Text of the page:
The fact that Morant got fringe MVP buzz in his third season—and has a good shot at making first-team All-NBA—is enough to put him here when he entered the season as just one of a crowded crop of promising young guards. Now, they're all looking to him as the standard.   

    Total Voter Points: 27

2. Darius Garland, Cleveland Cavaliers

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    Ron Schwane/Associated Press

    Garland was one of two first-time All-Stars on the Cavaliers along with center Jarrett Allen, and a major factor in the franchise having its first winning season not involving LeBron James in over two decades.   

    Through season-ending injuries to fellow guards Collin Sexton and Ricky Rubio, Garland stepped up as the Cavs' lead ball-handler and put up his best statistical season, maintaining his efficiency with an increased workload.

    Garland also proved adept at running an unconventional offense, with Cleveland starting three bigs in Allen, Evan Mobley and Lauri Markkanen for much of the season. It was a radical shift in role and system for a third-year point guard, and he showed he was very well up to the task.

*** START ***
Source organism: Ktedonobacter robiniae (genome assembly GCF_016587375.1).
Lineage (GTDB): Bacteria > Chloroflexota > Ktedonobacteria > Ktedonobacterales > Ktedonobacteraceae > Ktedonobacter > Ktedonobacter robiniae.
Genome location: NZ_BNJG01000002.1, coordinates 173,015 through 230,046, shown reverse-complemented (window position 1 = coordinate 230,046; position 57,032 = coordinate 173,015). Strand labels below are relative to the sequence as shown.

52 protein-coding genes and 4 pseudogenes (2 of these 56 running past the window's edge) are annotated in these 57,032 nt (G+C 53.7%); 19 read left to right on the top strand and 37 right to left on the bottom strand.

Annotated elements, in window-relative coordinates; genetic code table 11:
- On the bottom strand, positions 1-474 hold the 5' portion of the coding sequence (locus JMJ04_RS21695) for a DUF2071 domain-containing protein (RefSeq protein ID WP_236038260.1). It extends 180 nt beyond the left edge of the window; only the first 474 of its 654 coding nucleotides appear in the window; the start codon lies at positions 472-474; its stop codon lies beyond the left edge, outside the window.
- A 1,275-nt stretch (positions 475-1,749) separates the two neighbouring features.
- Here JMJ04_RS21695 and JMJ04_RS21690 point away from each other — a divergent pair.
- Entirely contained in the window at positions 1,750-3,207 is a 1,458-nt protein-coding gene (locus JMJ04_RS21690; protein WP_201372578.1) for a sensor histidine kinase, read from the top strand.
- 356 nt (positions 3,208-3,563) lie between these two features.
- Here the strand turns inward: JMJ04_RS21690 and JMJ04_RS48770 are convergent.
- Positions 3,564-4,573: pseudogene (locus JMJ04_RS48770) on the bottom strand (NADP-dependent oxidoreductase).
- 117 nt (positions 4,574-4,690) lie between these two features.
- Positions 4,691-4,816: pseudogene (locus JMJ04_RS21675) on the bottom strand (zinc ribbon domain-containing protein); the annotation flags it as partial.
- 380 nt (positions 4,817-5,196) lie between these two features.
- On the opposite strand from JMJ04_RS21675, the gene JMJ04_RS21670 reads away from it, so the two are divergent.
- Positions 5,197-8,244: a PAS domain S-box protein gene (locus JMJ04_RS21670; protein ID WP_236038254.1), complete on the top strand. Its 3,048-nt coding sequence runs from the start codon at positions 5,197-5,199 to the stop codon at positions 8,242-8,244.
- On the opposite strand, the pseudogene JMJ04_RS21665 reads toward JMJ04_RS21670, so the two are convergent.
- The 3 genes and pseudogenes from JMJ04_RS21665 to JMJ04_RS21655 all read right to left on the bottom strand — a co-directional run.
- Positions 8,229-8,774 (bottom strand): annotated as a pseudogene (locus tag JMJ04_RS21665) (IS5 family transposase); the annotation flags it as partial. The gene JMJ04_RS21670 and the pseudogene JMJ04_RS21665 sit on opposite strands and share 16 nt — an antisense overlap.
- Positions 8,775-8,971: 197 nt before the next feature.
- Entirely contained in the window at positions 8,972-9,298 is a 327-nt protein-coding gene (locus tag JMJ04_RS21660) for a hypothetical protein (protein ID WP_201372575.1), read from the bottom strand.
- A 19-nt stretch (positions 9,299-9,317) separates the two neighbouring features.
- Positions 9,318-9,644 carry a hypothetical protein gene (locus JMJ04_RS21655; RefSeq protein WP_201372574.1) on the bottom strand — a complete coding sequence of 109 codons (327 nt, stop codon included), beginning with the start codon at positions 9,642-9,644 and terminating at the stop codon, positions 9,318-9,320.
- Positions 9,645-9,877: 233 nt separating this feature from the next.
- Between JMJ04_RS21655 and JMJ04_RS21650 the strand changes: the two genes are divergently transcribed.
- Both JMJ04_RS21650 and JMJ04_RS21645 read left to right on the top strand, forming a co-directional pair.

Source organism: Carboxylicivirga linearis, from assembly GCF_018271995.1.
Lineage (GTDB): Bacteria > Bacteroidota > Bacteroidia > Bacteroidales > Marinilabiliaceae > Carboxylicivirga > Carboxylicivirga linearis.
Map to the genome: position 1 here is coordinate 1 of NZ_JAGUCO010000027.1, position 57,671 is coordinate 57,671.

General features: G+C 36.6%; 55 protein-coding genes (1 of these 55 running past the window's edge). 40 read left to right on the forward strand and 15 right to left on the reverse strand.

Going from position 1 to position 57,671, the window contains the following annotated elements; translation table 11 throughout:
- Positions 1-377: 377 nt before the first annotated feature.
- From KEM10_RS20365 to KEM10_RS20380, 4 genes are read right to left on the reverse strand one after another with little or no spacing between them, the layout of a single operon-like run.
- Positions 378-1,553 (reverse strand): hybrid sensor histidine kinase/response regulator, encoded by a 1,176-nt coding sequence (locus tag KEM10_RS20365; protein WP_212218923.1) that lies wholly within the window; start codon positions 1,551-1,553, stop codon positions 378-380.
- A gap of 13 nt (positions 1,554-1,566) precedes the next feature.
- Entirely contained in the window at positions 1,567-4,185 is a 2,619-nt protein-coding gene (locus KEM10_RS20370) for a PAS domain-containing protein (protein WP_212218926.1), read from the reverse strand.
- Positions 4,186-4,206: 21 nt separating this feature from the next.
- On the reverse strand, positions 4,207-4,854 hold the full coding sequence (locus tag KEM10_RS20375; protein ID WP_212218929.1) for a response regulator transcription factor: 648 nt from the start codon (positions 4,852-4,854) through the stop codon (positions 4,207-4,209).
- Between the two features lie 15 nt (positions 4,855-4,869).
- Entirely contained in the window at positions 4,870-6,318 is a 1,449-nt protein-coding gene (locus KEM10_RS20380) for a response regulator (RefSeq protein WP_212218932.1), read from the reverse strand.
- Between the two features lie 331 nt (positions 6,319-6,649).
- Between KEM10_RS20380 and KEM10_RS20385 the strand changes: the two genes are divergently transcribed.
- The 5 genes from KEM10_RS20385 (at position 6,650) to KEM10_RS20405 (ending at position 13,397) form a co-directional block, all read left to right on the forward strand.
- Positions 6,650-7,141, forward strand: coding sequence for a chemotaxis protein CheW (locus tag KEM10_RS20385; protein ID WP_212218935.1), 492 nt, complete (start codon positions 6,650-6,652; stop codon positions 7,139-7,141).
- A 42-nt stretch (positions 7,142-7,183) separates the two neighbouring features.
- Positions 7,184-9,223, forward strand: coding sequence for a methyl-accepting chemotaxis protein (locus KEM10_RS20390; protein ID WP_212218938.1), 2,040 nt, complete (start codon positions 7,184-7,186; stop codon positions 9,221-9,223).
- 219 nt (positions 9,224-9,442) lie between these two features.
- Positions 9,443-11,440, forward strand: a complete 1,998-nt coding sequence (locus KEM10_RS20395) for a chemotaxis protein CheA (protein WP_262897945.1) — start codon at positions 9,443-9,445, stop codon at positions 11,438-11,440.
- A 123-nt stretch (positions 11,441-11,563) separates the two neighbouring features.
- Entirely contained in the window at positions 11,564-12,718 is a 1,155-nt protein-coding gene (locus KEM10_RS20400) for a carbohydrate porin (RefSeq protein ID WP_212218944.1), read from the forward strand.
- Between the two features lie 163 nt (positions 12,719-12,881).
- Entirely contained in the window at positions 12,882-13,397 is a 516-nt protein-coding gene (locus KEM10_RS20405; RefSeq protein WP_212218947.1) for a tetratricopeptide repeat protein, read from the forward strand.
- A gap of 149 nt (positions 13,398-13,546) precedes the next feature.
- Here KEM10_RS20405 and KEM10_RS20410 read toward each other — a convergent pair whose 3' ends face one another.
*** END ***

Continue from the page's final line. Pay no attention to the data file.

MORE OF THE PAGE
Total Voter Points: 30

1. Jordan Poole, Golden State Warriors

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    Jeff Chiu/Associated Press

    With Klay Thompson missing the first part of the season, the Warriors needed Poole to step up in a major way in his third season, and he did just that.

    Poole began the year as a starter alongside Stephen Curry in the backcourt, then moved back to the bench in January when Thompson returned and then back to the starting lineup when Curry went down. All the while, he established himself as a reliable scorer and outside shooter, a new cog in the Warriors' machine that now has greater hope of continuing to be competitive as the Hall of Fame core ages out of its prime.

    Poole was just as good coming off the bench as he was as a starter, shooting slightly better from three-point range as a starter but better overall as a reserve. With the injuries the Warriors' core players suffered, it was important that the supporting players provided some consistency. Poole fit that bill better than anyone, and he now looks to be a part of that core for years to come.

    Total Voter Points: 31